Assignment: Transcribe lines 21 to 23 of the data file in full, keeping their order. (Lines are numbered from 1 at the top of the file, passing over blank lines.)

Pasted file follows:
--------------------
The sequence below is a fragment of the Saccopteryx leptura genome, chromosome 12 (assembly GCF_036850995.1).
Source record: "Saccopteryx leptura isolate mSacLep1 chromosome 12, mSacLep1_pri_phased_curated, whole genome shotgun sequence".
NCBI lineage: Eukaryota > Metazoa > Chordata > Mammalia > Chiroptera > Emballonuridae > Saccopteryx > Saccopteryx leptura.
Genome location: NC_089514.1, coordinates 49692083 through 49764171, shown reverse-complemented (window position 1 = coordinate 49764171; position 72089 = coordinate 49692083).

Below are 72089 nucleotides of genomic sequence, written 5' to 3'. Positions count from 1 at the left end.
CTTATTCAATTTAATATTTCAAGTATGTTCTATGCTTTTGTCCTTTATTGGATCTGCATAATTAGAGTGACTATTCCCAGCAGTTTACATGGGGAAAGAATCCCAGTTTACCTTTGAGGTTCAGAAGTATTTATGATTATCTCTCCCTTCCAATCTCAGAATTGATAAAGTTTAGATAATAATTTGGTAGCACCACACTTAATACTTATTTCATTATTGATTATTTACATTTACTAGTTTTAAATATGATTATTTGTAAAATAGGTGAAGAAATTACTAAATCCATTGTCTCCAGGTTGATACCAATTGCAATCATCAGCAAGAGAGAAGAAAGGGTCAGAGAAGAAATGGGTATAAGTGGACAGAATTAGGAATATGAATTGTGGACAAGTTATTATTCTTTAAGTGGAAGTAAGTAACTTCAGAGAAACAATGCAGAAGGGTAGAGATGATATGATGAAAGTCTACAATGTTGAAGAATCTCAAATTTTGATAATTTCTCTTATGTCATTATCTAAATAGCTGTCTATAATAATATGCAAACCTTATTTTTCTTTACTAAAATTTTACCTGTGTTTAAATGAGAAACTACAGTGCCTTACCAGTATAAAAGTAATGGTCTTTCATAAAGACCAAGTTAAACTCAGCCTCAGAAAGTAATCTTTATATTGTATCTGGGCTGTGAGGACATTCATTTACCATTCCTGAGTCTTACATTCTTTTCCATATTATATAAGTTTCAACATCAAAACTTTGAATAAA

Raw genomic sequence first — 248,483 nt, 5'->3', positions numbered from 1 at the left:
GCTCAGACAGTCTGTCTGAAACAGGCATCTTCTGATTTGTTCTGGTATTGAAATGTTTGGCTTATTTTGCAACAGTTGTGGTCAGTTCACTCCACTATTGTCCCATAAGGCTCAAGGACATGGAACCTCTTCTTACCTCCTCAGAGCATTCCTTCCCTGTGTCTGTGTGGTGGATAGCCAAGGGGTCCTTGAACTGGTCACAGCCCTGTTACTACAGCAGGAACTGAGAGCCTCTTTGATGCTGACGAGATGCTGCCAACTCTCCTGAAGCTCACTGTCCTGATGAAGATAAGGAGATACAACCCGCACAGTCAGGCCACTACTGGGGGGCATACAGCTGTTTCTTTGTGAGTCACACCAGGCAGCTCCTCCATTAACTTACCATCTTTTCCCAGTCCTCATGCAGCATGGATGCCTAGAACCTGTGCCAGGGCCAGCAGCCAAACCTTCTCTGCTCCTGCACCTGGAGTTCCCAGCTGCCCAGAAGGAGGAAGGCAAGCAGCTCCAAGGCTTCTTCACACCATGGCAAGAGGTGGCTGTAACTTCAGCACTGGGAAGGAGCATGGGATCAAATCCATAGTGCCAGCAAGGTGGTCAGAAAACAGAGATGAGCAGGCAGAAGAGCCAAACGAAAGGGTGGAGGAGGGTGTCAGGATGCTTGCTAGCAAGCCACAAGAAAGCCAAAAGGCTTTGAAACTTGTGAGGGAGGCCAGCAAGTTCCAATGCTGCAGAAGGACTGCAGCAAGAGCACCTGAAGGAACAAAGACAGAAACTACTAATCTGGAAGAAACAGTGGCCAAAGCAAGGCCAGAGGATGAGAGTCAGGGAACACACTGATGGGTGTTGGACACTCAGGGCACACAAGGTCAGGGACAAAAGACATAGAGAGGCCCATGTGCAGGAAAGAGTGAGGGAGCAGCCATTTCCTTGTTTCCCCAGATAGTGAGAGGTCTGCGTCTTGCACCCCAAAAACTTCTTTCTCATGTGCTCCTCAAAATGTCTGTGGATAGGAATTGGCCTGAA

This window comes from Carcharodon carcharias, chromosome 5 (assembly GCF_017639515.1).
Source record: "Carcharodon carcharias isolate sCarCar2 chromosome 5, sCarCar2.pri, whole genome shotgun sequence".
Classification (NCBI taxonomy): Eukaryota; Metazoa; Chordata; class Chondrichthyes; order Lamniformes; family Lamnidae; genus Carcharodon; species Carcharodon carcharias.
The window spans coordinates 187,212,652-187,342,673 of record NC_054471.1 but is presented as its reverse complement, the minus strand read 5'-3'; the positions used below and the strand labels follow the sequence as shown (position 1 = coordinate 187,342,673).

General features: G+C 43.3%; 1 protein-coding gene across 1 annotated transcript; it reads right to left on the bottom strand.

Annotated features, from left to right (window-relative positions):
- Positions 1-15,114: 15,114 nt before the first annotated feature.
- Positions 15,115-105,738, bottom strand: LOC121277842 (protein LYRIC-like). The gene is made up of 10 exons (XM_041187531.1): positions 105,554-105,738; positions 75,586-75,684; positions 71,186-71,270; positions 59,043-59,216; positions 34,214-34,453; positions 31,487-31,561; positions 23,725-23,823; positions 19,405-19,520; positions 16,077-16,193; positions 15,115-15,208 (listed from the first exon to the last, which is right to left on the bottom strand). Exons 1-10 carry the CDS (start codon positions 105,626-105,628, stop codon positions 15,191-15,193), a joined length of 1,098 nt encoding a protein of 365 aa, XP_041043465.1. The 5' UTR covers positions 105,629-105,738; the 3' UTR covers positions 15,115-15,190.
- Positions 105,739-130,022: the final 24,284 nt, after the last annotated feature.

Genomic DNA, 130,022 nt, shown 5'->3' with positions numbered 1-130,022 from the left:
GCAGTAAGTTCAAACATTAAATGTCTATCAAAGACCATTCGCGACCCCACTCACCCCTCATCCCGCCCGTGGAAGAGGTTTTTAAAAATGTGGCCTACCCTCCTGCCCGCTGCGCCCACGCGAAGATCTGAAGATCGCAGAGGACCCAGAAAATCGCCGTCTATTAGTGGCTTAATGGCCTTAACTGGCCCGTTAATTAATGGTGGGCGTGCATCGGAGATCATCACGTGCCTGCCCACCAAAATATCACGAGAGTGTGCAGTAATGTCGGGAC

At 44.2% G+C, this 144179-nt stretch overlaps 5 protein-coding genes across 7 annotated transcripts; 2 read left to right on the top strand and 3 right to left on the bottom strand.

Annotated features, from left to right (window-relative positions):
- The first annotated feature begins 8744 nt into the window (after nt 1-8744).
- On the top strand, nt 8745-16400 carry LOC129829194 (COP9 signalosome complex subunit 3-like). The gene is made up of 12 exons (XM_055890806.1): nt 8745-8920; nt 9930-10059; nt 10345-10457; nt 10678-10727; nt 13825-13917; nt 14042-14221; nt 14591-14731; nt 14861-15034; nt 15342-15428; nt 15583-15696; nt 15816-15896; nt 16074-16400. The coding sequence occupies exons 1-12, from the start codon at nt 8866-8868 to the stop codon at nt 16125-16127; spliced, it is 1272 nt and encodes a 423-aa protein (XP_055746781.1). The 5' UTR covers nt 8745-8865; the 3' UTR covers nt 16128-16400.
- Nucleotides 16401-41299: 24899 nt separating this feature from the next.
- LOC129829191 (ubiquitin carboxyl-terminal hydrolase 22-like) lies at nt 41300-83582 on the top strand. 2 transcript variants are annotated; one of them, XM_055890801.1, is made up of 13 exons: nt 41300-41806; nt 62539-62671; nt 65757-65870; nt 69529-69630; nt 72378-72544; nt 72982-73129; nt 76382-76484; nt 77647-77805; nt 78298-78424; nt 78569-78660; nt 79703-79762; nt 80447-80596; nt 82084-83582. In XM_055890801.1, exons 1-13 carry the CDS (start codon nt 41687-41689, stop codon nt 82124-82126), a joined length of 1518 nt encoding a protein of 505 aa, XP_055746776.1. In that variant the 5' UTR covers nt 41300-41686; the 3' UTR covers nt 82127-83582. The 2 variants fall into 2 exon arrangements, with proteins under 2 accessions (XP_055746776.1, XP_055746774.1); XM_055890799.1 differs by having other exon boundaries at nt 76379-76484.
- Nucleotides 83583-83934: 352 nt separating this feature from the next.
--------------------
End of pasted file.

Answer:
Annotated features, from left to right (window-relative positions):
- The first annotated feature begins 8744 nt into the window (after nt 1-8744).
- On the top strand, nt 8745-16400 carry LOC129829194 (COP9 signalosome complex subunit 3-like). The gene is made up of 12 exons (XM_055890806.1): nt 8745-8920; nt 9930-10059; nt 10345-10457; nt 10678-10727; nt 13825-13917; nt 14042-14221; nt 14591-14731; nt 14861-15034; nt 15342-15428; nt 15583-15696; nt 15816-15896; nt 16074-16400. The coding sequence occupies exons 1-12, from the start codon at nt 8866-8868 to the stop codon at nt 16125-16127; spliced, it is 1272 nt and encodes a 423-aa protein (XP_055746781.1). The 5' UTR covers nt 8745-8865; the 3' UTR covers nt 16128-16400.